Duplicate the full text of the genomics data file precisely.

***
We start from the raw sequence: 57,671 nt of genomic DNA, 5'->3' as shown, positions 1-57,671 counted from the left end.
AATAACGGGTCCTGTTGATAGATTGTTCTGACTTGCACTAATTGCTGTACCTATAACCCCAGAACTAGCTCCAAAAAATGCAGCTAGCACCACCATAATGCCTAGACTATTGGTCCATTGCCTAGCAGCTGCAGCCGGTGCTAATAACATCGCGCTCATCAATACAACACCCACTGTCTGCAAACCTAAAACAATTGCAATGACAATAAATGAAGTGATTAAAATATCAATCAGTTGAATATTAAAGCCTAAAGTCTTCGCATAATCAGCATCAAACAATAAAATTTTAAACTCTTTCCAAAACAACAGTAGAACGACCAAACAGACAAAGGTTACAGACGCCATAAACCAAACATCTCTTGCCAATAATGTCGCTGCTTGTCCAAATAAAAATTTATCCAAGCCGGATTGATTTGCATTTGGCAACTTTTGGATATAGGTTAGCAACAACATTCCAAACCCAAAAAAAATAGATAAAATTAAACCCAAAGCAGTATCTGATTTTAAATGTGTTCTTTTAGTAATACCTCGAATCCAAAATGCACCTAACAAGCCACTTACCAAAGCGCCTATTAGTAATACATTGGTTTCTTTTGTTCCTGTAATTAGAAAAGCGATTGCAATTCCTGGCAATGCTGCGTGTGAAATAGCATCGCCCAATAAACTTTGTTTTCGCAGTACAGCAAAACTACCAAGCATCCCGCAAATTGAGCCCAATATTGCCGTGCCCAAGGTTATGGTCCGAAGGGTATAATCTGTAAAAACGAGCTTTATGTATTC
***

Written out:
We start from the raw sequence: 57,671 nt of genomic DNA, 5'->3' as shown, positions 1-57,671 counted from the left end.
AATAACGGGTCCTGTTGATAGATTGTTCTGACTTGCACTAATTGCTGTACCTATAACCCCAGAACTAGCTCCAAAAAATGCAGCTAGCACCACCATAATGCCTAGACTATTGGTCCATTGCCTAGCAGCTGCAGCCGGTGCTAATAACATCGCGCTCATCAATACAACACCCACTGTCTGCAAACCTAAAACAATTGCAATGACAATAAATGAAGTGATTAAAATATCAATCAGTTGAATATTAAAGCCTAAAGTCTTCGCATAATCAGCATCAAACAATAAAATTTTAAACTCTTTCCAAAACAACAGTAGAACGACCAAACAGACAAAGGTTACAGACGCCATAAACCAAACATCTCTTGCCAATAATGTCGCTGCTTGTCCAAATAAAAATTTATCCAAGCCGGATTGATTTGCATTTGGCAACTTTTGGATATAGGTTAGCAACAACATTCCAAACCCAAAAAAAATAGATAAAATTAAACCCAAAGCAGTATCTGATTTTAAATGTGTTCTTTTAGTAATACCTCGAATCCAAAATGCACCTAACAAGCCACTTACCAAAGCGCCTATTAGTAATACATTGGTTTCTTTTGTTCCTGTAATTAGAAAAGCGATTGCAATTCCTGGCAATGCTGCGTGTGAAATAGCATCGCCCAATAAACTTTGTTTTCGCAGTACAGCAAAACTACCAAGCATCCCGCAAATTGAGCCCAATATTGCCGTGCCCAAGGTTATGGTCCGAAGGGTATAATCTGTAAAAACGAGCTTTATGTATTC